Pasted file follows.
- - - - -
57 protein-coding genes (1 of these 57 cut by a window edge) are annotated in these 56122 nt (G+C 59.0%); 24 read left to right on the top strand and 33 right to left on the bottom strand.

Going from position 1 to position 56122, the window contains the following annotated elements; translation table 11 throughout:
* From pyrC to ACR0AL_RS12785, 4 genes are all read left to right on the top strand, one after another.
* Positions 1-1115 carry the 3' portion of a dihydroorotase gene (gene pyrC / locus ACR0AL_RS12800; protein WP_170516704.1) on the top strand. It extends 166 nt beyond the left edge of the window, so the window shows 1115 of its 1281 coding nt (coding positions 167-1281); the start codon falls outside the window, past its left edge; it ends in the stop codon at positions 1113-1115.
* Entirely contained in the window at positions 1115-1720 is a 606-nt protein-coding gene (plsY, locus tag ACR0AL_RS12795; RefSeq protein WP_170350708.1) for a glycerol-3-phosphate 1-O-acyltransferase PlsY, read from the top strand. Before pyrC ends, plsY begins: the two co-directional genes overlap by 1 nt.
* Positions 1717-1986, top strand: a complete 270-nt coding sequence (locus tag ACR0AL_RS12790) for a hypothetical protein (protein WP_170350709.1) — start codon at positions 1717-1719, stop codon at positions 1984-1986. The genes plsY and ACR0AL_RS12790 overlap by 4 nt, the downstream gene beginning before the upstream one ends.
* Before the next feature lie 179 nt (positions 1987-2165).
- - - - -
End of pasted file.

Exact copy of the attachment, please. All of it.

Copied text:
57 protein-coding genes (1 of these 57 cut by a window edge) are annotated in these 56122 nt (G+C 59.0%); 24 read left to right on the top strand and 33 right to left on the bottom strand.

Going from position 1 to position 56122, the window contains the following annotated elements; translation table 11 throughout:
* From pyrC to ACR0AL_RS12785, 4 genes are all read left to right on the top strand, one after another.
* Positions 1-1115 carry the 3' portion of a dihydroorotase gene (gene pyrC / locus ACR0AL_RS12800; protein WP_170516704.1) on the top strand. It extends 166 nt beyond the left edge of the window, so the window shows 1115 of its 1281 coding nt (coding positions 167-1281); the start codon falls outside the window, past its left edge; it ends in the stop codon at positions 1113-1115.
* Entirely contained in the window at positions 1115-1720 is a 606-nt protein-coding gene (plsY, locus tag ACR0AL_RS12795; RefSeq protein WP_170350708.1) for a glycerol-3-phosphate 1-O-acyltransferase PlsY, read from the top strand. Before pyrC ends, plsY begins: the two co-directional genes overlap by 1 nt.
* Positions 1717-1986, top strand: a complete 270-nt coding sequence (locus tag ACR0AL_RS12790) for a hypothetical protein (protein WP_170350709.1) — start codon at positions 1717-1719, stop codon at positions 1984-1986. The genes plsY and ACR0AL_RS12790 overlap by 4 nt, the downstream gene beginning before the upstream one ends.
* Before the next feature lie 179 nt (positions 1987-2165).